Value capture isn’t going to solve Australia’s infrastructure problems

Some Australians building some apartments. Image: Getty.

Is “value capture” a wonderful untapped opportunity to fulfil all Australia's infrastructure dreams? Or is it just a new way to sting the taxpayer? Our new report casts a cold, hard gaze over value capture, and finds that it’s a good tax in theory, but will prove very hard to put into practice. The Conversation

Value capture is the name given to a policy whereby governments capture some of the increased value of land that results from building a new piece of infrastructure. Typically, the money the government “captures” is used to help fund the project.

At first glance, value capture seems marvellously fair, because it applies only to those who benefit from the particular project. So the people of western Sydney do not help fund a new railway station on the North Shore. But look a little closer: it also means that affluent inner-city residents don’t help fund a better railway station in Melbourne’s outer northern suburbs.

Federal ministers from the prime minister down are enthusiastic about value capture and are pushing the states to embrace it. Only last month, urban infrastructure minister Paul Fletcher reiterated that the Commonwealth does not want to be “just an ATM” for the states. But if the federal ministers face up to some home truths, they may find value capture less to their liking.

Value capture is a tax

Home Truth No. 1 is that a value-capture scheme is a tax. That’s how it raises revenue. Politicians tend to shun the “T word”. They prefer to present value capture as an innovative financing mechanism. Sorry, it’s a tax.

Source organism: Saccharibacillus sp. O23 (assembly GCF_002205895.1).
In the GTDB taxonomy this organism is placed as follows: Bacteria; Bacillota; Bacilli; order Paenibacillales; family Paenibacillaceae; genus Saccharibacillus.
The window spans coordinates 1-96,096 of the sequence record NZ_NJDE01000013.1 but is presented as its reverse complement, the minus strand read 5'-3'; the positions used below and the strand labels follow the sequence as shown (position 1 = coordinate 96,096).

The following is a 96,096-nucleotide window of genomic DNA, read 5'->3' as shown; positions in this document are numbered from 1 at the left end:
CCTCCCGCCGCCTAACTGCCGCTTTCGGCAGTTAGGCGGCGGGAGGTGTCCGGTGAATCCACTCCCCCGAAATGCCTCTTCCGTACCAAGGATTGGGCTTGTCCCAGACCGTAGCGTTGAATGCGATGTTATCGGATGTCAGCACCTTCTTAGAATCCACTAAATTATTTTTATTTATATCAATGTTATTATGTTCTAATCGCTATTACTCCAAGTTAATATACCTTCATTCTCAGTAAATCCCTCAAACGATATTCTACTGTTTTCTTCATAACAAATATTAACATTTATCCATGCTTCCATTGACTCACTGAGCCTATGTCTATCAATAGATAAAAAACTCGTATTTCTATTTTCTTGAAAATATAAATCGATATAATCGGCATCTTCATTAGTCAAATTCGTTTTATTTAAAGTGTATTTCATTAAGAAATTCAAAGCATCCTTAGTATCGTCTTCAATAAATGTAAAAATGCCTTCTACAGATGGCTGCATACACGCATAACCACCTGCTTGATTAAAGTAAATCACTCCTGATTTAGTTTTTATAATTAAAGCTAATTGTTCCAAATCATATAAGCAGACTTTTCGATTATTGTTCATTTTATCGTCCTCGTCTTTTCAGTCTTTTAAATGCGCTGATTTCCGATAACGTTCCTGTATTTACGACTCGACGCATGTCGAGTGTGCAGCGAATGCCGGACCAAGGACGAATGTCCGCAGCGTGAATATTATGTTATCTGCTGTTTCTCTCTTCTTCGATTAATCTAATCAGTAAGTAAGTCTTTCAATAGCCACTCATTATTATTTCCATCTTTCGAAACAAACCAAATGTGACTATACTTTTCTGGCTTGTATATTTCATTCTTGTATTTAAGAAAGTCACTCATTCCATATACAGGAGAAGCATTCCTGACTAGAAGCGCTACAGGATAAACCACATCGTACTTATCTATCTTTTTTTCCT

Some advocates point to Hong Kong, where a private company builds and operates the rail lines, in return for cheap access to development rights around the new stations – a non-cash subsidy. Yes, integrating new infrastructure with rezoning and other planning changes is a great idea. But a similar model in Australia would have to be much smaller in scale.

That’s because in Hong Kong the government owns all the land. In addition, the city is dramatically denser than Australian cities: more than 7m people live in a built-up area of around 285 square kilometres, compared with Sydney’s population of about 5m in around 2,000 square kilometres. In a very dense city, good access to mass transit is highly valued.

Others in the value-capture camp point to tax increment financing (TIF) schemes. These have been used in the US with mixed success.

TIF schemes don’t involve a new tax, or indeed a funding source of any kind. Instead, they are financing schemes that earmark an expected increase in future revenue from existing taxes, such as land taxes, which can be attributed to a new piece of infrastructure. This increase is then used to repay special-purpose bonds.

But TIF schemes are of little value in the Australian context, since Australian governments have strong credit ratings and can borrow at extremely low rates of interest – more cheaply than private sector financiers can. Not only this, but TIF schemes generally do not offload project risk. They may instead come with a hidden government guarantee.

Family home would be captured

Which brings us to Home Truth No. 2: to raise a reasonable amount, a value-capture tax would need to include the family home. Owner-occupied housing accounts for around 65 per cent of total land values in Australia, and increases in its value are taxed very lightly (see the chart below).

Click to expand. Image: author provided.

To minimise the distortions value capture could have on the economy, it should be charged on unimproved land value, as a flat proportion of the land-value uplift attributable to the new infrastructure, with no exemptions.

A tricky question of who’s in and who’s out